It was a complete mind-fuck of a book, so full of action and scientific intrigue, but also more than just science. It played so perfectly on human emotions, on the concept of home, family and love that despite being so outlandish, it was completely relatable. It does a great job of balancing the science with the story and the larger themes at play, and you become completely invested in the main character’s life and his family. Essentially, this novel isn’t a scifi- I mean, it is. But at its very core, it’s a love story about one man’s ability to do anything humanly possible to get back to his life. And not a replication, not a compromised situation- no, his life. His wife. His son. It’s touching, it’s beautifully written, and it doesn’t hurt that at the same time, it messes with your mind and leaves it blown. I know Blake Crouch has another series out, which I’m hoping to get to next year, but he’s become an auto-buy author that I will be on the lookout for in the future.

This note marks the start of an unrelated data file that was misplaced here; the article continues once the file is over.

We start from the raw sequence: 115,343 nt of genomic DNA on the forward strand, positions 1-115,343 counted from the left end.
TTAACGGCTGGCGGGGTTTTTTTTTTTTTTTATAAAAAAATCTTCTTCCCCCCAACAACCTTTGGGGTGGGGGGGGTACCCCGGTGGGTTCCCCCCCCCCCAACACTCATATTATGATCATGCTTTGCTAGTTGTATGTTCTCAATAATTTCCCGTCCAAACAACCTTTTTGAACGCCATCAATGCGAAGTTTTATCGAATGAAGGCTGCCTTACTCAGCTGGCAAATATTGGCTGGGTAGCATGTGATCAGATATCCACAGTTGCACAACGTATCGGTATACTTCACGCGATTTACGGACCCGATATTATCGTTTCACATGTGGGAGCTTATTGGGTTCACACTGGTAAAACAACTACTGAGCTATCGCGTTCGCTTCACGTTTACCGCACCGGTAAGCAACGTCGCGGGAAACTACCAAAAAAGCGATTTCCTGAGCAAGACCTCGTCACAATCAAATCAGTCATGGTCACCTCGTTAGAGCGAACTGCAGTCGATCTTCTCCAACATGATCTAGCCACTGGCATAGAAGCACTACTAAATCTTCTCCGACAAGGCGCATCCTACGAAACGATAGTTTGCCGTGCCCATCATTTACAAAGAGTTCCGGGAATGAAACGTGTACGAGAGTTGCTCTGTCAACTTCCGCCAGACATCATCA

1. The Summer that Melted Everything by Tiffany McDaniel | Review
This was a no-brainer; usually, it’s difficult for me to come up with my favorite book of the year, but The Summer that Melted Everything was my only five-star read of the entire year- the only one that climbed its way into my ‘favorites’ list. It has been over half a year since I finished reading this book, and I haven’t stopped thinking about it. It’s one of those books that stays with you for so long, haunting you and becoming a pedestal on which you judge every other book from. I’m so bummed that it doesn’t get the recognition that I think it completely deserves. The writing was spectacular, the themes it discussed, the issues it tackled were beautifully carried out. The characters all felt like real people, and I could tell that Tiffany put a ton of thought into the book; each sentence, each scene seemed to serve a purpose in the larger narrative.